Ella had sat down almost immediately on the chair, and Yuki closed her eyes, but there were the whispers, talking of the bloated body, talking of Ariane drowning, her body sinking into the lake, and how they had found her, face up, barely recognizable. Accident. Suicide. Same thing. It didn’t matter. She was dead.
When Reyna Castilla stepped to the pulpit, Yuki was almost glad to hear her stepmother’s voice.
“It’s with great sorrow we are gathered here today,” she started. “One of our most promising students has been taken from us so abruptly. Ariane was a great student, and beloved by all. It’s difficult to describe how terrible her loss…”
Yuki tuned all of it out. Reyna didn’t know Ariane enough to truly understand what it meant to lose her. Her loss was pure, untainted by knowing and loving Ariane.
Yuki’s loss was not pure.
When she looked up, she saw another face in the crowd. Edric, Ariane’s ex-boyfriend. Only one week after he and Ari had broken up, he’d been with someone else. All over each other in the halls.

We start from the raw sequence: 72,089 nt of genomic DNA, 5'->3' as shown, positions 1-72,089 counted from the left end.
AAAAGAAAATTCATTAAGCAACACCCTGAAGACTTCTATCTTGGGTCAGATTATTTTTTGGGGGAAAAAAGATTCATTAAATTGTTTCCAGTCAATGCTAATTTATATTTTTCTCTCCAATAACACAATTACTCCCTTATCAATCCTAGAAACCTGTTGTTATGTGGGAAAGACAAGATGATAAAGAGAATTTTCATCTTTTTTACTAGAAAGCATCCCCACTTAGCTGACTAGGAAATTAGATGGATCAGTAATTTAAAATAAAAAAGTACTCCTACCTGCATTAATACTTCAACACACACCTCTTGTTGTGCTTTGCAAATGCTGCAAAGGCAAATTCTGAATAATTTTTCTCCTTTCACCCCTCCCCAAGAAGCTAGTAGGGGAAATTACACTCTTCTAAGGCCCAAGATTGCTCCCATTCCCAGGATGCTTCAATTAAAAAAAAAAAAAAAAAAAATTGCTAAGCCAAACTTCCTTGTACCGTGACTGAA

Yuki wished she could watch him choke.
To calm herself down, she recited the facts of the case to herself.
Ariane did not know how to swim. Ariane would not go near the lake at night. Ariane would not leave without saying goodbye. But there had been no foul play discovered.
Reyna’s eulogy ended, and Ari’s father took over the microphone, giving another thankful speech. All the students in the school were courteous enough to pretend they cared, even though Ariane did not belong with them.
She belonged to us.
Yuki’s heart beat faster in her chest.
The memorial dissolved little after that. Ella got up before any of them could stop her and walked decidedly over to Ariane’s parents. Yuki could almost hear what Ella was saying. She could imagine her words would be firm and kind. A flash of a smile from Ariane’s mother, a hug, Ella handing them the sweater she’d finished.
Someone else approached Yuki, and she turned to see her stepmother.
Reyna rarely looked tired, but today, Yuki could glimpse something raw in her, as if she’d lowered a barrier that wouldn’t be lowered again in the next hundred years.